The U.S. streaming video-in-demand market may have hit an inflection point during this year’s second quarter.
As pandemic restrictions lifted and the last of the major new services (for now) kicked in, new subscription growth slowed sharply and paid (no ads) services’ shares of new and overall subscribers shifted, according to data from Kantar’s Entertainment On Demand service.
The proportion of U.S. households with at least one SVOD in this year’s second quarter was 74.6%, meaning that there were 95.8 million households with subscriptions as of the end of June.
That was up from 70.9% in Q2 2020 — not surprising, given the pandemic lockdown effect. But it was also “consistent” or about flat with Q1 2021, according to EOD. More or less stalled, in other words.
That jibes with this finding: The growth rate for U.S. households signing up for new subscriptions dropped to 3.9% in Q2 2021, from 12.9% in the year-ago second quarter — the lowest growth rate seen since the EOD service launched in first-quarter 2020.
Most of the big SVODs tracked (which accounted for 81% of all new U.S. SVOD sub households in the quarter) saw their shares of those new subs decline.
Netflix’s 8.5% share was down just slightly from this year’s first quarter (8.4%), but down by nearly six percentage points from Q2 2020’s 14.2%.
Hulu’s new-subs share dropped 4.7 points between this year’s first (10.6%) and second (5.9%) quarters alone, and has declined by 5.4 points (from 11.3%) since Q2 2020.
At 12.5%, HBO Max was down by 3.3 points compared to Q2 2020. Disney+ declined 1.7 points, to an 11.6% share, and Apple TV by 0.6 of a point, to 4.6%. Peacock’s no-ads $9.99-per-month version (the two with-ads tiers of the service, which launched in July 2020, were excluded) declined by 1 point, to a 2% new-subs share.
Paramount+ wasn’t around in Q2 2020, but it saw its new-sub share drop from 11.8% for its March 2021 launch to 3.2% in Q2.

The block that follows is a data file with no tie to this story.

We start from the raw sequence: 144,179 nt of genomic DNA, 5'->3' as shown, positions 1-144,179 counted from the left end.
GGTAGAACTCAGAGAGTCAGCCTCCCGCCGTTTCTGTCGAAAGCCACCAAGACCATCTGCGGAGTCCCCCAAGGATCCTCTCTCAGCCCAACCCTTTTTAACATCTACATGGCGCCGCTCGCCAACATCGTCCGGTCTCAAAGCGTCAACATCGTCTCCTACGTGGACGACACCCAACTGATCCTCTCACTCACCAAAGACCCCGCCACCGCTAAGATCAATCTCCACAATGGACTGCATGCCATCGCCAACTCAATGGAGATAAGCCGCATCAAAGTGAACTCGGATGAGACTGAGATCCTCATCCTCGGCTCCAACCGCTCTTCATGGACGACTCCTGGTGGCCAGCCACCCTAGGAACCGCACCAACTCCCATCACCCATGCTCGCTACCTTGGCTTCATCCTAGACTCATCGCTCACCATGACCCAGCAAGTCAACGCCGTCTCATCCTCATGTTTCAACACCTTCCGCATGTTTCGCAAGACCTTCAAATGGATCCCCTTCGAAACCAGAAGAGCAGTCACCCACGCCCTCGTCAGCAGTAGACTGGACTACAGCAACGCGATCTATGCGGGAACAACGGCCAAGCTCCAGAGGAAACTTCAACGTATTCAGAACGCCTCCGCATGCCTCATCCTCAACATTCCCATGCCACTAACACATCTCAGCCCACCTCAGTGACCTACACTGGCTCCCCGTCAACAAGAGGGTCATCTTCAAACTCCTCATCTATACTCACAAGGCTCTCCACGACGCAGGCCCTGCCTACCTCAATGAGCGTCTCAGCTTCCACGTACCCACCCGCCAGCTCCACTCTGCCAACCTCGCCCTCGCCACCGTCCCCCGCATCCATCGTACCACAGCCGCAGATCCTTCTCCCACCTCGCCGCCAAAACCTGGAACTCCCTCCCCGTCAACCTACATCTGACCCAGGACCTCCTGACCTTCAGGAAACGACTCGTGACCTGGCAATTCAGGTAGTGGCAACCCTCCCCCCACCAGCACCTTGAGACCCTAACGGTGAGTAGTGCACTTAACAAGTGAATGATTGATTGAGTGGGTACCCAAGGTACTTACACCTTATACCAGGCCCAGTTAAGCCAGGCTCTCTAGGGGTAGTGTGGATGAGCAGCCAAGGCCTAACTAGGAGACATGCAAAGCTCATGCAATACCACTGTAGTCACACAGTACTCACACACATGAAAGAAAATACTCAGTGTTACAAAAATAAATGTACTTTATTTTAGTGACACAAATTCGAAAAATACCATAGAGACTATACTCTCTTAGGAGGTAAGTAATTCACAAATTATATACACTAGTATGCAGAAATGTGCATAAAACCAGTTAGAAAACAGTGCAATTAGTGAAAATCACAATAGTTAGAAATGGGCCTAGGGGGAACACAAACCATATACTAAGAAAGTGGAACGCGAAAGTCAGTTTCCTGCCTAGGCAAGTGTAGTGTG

Meanwhile, Amazon Prime Video bucked the trend. Its new-sub growth rate hit 24.2% in Q2 — up from 18.7% in Q2 2020 — and it regained the top spot for new subscribers for the first time since Q3 2020.
Also bucking the trend was newcomer (launched in January 2021) Discovery+, which achieved an impressive 7.7% of new U.S. SVOD subs in Q1 and managed to up that to 9% in Q2 — capturing one in 10 new subs during the quarter.
Overall SVOD Household Shares Shift
The good news for Netflix was that subscribers’ planned cancellation rate was steady in Q2, at 6%, according to EOD.
Nevertheless, Netflix’s 67.2% share of total U.S. SVOD households in Q2, while still impressive, was its lowest to date —down from 74% in Q2 2020.
That reflected intensified competition that led to viewers adding other services and, to a lesser degree, dropping Netflix for lower-priced or free options.
In the new-subscriber race, Netflix was up against Amazon Prime Video’s strong showing, which helped drive Prime Video’s share of total U.S. SVOD households to 58% in Q2 — up three percentage points year-over-year. That put Amazon within 10 points of Netflix.
Despite its new-subscriber challenges, Hulu was No. 3 in share of total U.S. SVOD households in Q2, at 31% — barely down from Q2 2020’s 32%.
Behind the Numbers at Amazon, Netflix
Looking at paths to purchase, Amazon is gaining new subscribers primarily through owned touchpoints, including free trials and promotions on Amazon.com, according to EOD. Among the majors, only Apple TV+ has a higher proportion of subscribers on free trials (37%) than Prime Video (31%).
One conclusion: Prime Video is still benefitting from the increase in Amazon Prime subscriptions during the pandemic lockdown, as ecommerce purchasing soared.